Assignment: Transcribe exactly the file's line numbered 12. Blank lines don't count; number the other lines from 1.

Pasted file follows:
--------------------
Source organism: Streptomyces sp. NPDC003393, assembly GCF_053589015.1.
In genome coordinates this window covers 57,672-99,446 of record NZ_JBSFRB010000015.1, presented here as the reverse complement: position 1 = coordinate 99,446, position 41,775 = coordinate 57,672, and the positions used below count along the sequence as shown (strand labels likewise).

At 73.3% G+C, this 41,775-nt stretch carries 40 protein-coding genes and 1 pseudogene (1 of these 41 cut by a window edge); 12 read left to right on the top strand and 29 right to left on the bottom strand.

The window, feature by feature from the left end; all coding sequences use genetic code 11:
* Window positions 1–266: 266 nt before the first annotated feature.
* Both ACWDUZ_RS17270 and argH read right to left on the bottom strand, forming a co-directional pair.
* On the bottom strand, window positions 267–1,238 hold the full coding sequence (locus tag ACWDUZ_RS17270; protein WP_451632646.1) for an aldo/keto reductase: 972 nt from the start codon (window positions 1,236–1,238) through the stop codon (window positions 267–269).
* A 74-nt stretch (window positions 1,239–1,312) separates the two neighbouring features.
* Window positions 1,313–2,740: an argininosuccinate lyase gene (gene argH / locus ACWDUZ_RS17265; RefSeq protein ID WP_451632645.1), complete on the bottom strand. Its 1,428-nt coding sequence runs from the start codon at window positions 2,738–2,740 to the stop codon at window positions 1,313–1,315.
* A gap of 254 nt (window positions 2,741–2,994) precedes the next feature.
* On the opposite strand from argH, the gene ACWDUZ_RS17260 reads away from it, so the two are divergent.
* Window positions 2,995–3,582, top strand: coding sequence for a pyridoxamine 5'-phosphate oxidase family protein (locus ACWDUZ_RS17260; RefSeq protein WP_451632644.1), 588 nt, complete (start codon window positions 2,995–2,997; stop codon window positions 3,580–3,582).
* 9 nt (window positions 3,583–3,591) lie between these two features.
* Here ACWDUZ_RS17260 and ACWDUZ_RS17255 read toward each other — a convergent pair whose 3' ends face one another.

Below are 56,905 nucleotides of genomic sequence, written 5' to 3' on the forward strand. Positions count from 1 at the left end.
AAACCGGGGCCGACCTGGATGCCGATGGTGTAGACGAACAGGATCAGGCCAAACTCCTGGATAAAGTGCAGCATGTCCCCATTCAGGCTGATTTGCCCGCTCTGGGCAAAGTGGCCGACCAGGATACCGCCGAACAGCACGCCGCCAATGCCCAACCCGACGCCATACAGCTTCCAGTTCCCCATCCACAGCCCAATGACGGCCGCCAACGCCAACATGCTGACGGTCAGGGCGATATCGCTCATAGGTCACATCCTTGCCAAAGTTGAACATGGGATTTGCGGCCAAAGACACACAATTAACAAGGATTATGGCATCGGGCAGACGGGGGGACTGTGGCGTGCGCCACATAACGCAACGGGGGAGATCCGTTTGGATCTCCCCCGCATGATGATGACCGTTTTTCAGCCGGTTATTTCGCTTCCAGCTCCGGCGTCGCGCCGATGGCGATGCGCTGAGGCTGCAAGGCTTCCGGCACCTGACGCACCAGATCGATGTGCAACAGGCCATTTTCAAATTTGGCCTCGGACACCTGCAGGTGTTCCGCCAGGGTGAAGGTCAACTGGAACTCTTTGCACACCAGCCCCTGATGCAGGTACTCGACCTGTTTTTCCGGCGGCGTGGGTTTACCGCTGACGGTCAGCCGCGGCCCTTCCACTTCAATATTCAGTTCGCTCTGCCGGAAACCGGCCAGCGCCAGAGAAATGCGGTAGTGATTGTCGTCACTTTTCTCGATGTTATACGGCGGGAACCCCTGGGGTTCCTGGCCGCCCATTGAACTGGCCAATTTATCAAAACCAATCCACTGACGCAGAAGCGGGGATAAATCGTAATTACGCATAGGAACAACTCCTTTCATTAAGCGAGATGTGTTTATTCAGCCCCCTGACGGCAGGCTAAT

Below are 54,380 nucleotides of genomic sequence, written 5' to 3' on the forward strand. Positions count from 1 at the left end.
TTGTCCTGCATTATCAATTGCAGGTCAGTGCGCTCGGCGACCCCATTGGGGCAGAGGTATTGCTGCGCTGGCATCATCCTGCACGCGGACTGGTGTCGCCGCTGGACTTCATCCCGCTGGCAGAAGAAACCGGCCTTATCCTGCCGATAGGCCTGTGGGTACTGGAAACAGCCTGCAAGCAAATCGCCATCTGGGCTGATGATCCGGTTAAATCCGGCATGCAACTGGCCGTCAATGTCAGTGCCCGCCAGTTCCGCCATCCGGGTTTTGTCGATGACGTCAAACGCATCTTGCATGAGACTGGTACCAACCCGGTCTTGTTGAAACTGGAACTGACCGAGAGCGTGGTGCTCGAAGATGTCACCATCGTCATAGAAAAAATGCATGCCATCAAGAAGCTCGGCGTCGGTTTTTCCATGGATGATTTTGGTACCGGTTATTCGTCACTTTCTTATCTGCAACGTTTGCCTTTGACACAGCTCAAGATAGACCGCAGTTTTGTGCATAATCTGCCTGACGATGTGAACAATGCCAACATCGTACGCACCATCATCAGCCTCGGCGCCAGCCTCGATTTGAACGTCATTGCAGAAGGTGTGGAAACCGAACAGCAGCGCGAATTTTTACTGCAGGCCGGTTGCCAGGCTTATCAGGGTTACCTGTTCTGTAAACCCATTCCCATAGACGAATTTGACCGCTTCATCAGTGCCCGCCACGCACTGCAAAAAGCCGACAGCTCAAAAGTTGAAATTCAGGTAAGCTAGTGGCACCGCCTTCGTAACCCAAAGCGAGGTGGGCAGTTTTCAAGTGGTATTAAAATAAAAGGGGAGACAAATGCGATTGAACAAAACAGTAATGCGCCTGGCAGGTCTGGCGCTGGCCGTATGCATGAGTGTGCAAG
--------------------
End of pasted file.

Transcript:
* Window positions 2,995–3,582, top strand: coding sequence for a pyridoxamine 5'-phosphate oxidase family protein (locus ACWDUZ_RS17260; RefSeq protein WP_451632644.1), 588 nt, complete (start codon window positions 2,995–2,997; stop codon window positions 3,580–3,582).